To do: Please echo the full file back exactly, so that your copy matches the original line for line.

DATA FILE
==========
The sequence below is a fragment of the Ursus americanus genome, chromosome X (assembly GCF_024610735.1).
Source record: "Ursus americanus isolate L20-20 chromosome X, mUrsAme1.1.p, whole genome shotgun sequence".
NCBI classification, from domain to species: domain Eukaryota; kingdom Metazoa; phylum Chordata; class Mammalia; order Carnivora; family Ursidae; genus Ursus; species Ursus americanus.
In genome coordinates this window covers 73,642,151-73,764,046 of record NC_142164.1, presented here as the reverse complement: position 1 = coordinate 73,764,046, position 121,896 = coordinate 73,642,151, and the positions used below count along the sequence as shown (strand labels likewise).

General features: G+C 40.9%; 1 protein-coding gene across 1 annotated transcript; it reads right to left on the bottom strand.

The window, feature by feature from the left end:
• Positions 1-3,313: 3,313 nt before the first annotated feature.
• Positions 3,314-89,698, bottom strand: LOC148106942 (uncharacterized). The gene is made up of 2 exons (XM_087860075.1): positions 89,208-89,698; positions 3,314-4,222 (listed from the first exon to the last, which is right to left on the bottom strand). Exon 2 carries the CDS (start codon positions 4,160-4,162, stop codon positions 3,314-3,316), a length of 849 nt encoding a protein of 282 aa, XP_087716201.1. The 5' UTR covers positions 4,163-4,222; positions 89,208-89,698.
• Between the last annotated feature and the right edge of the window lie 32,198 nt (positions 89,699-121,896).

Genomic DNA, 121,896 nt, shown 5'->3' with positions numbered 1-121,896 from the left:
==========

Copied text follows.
The sequence below is a fragment of the Ursus americanus genome, chromosome X (assembly GCF_024610735.1).
Source record: "Ursus americanus isolate L20-20 chromosome X, mUrsAme1.1.p, whole genome shotgun sequence".
NCBI classification, from domain to species: domain Eukaryota; kingdom Metazoa; phylum Chordata; class Mammalia; order Carnivora; family Ursidae; genus Ursus; species Ursus americanus.
In genome coordinates this window covers 73,642,151-73,764,046 of record NC_142164.1, presented here as the reverse complement: position 1 = coordinate 73,764,046, position 121,896 = coordinate 73,642,151, and the positions used below count along the sequence as shown (strand labels likewise).

General features: G+C 40.9%; 1 protein-coding gene across 1 annotated transcript; it reads right to left on the bottom strand.

The window, feature by feature from the left end:
• Positions 1-3,313: 3,313 nt before the first annotated feature.
• Positions 3,314-89,698, bottom strand: LOC148106942 (uncharacterized). The gene is made up of 2 exons (XM_087860075.1): positions 89,208-89,698; positions 3,314-4,222 (listed from the first exon to the last, which is right to left on the bottom strand). Exon 2 carries the CDS (start codon positions 4,160-4,162, stop codon positions 3,314-3,316), a length of 849 nt encoding a protein of 282 aa, XP_087716201.1. The 5' UTR covers positions 4,163-4,222; positions 89,208-89,698.
• Between the last annotated feature and the right edge of the window lie 32,198 nt (positions 89,699-121,896).

Genomic DNA, 121,896 nt, shown 5'->3' with positions numbered 1-121,896 from the left: